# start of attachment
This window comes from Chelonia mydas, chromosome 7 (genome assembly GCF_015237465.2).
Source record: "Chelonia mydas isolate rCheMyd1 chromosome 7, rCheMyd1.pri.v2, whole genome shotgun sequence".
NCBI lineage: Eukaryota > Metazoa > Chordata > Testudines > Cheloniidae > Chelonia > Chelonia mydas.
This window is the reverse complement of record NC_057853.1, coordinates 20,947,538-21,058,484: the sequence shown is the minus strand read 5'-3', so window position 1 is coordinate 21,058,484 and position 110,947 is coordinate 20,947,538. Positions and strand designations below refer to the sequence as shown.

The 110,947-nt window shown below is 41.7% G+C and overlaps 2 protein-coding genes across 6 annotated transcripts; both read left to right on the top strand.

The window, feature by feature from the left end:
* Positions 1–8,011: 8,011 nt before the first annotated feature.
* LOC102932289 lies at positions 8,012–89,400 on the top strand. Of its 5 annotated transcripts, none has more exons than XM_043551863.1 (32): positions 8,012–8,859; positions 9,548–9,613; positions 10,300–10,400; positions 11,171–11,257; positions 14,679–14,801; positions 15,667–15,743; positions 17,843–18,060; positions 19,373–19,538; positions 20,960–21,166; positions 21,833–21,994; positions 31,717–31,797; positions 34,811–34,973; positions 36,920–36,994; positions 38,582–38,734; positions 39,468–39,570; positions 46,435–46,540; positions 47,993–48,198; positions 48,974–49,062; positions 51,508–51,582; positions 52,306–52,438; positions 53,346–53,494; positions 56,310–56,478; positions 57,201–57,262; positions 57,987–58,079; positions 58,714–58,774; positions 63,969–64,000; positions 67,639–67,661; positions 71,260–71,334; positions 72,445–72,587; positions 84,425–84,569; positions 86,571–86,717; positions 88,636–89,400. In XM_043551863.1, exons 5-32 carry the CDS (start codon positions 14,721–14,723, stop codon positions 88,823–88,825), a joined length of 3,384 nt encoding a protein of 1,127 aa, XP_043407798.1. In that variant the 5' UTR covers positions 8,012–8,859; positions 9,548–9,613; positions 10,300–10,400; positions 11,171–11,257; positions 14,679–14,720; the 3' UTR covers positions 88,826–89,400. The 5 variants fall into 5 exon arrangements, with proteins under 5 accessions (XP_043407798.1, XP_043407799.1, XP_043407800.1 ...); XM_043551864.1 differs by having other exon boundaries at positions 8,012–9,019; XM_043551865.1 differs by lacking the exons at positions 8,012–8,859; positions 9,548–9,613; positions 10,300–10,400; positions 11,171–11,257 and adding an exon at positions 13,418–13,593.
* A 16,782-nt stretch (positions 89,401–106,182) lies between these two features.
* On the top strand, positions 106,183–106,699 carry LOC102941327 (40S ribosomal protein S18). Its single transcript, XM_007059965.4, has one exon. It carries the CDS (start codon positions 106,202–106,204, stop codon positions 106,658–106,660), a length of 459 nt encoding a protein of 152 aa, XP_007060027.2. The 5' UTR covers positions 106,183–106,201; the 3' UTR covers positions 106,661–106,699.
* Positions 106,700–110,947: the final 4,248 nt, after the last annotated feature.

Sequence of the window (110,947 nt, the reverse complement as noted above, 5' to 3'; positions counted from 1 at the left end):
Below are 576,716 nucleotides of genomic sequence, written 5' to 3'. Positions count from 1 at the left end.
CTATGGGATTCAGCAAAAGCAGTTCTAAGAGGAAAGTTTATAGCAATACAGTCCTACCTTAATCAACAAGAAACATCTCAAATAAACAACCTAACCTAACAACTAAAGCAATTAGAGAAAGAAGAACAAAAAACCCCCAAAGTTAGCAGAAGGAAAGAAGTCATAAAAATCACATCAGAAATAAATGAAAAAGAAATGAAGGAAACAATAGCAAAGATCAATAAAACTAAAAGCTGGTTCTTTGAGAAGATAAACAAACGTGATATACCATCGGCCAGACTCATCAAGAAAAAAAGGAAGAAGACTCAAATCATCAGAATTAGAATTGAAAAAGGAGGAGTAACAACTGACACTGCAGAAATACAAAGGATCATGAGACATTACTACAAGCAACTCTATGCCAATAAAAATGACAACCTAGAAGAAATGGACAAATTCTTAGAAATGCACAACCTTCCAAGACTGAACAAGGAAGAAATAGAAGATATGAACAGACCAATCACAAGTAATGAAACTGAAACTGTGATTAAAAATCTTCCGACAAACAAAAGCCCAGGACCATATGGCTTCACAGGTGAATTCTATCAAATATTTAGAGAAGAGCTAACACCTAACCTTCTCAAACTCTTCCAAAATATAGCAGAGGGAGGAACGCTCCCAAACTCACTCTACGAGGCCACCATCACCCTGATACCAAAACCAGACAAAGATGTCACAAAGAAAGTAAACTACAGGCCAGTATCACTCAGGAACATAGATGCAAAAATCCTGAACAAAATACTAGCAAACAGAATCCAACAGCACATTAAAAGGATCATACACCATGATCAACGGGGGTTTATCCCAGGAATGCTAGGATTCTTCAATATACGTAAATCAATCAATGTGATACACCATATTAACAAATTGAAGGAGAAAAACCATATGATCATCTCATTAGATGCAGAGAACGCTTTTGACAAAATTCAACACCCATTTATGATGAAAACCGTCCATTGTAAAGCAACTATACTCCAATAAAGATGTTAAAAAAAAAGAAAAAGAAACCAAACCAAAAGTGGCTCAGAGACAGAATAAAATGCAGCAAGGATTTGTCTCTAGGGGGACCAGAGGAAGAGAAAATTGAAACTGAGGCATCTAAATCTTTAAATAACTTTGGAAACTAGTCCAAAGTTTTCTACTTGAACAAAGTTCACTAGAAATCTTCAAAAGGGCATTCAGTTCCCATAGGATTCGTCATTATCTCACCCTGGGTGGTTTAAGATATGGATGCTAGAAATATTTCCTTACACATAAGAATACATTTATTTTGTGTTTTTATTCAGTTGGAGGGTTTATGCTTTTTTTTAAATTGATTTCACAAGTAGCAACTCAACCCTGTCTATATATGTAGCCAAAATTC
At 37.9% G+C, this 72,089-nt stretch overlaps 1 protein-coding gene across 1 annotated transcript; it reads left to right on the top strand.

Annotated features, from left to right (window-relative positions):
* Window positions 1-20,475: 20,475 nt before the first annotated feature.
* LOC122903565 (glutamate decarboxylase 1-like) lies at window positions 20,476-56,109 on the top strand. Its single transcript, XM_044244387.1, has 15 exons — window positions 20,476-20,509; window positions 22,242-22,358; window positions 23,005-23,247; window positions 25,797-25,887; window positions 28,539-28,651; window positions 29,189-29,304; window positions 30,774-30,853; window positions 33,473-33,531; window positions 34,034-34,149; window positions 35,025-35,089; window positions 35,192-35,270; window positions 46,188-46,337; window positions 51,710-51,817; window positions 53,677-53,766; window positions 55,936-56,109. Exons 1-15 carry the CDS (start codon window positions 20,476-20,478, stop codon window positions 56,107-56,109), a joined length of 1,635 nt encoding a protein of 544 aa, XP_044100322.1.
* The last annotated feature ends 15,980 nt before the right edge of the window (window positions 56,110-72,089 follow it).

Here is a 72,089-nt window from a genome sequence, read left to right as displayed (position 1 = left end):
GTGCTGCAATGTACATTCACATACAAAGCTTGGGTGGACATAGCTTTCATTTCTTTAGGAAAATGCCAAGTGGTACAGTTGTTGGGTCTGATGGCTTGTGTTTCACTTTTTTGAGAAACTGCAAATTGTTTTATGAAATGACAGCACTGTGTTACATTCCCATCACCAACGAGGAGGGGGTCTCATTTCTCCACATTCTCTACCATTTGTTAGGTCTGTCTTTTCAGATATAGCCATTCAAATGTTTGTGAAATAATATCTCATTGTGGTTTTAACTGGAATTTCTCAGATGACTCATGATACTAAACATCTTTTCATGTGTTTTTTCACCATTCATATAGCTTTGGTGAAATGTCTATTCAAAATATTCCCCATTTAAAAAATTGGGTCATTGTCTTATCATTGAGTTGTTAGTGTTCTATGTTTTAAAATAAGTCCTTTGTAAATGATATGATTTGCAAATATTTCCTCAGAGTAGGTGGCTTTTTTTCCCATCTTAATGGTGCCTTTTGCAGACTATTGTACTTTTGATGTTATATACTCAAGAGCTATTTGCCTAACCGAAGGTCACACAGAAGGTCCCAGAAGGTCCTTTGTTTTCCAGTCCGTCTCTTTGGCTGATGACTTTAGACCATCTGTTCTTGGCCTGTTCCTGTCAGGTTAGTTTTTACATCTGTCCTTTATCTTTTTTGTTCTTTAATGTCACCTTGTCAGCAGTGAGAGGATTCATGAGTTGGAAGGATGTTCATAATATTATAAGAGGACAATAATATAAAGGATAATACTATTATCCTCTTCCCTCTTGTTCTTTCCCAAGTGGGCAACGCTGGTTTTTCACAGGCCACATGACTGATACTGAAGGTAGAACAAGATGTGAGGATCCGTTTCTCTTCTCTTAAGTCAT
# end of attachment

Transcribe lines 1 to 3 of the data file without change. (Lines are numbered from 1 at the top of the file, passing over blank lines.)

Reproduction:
This window comes from Chelonia mydas, chromosome 7 (genome assembly GCF_015237465.2).
Source record: "Chelonia mydas isolate rCheMyd1 chromosome 7, rCheMyd1.pri.v2, whole genome shotgun sequence".
NCBI lineage: Eukaryota > Metazoa > Chordata > Testudines > Cheloniidae > Chelonia > Chelonia mydas.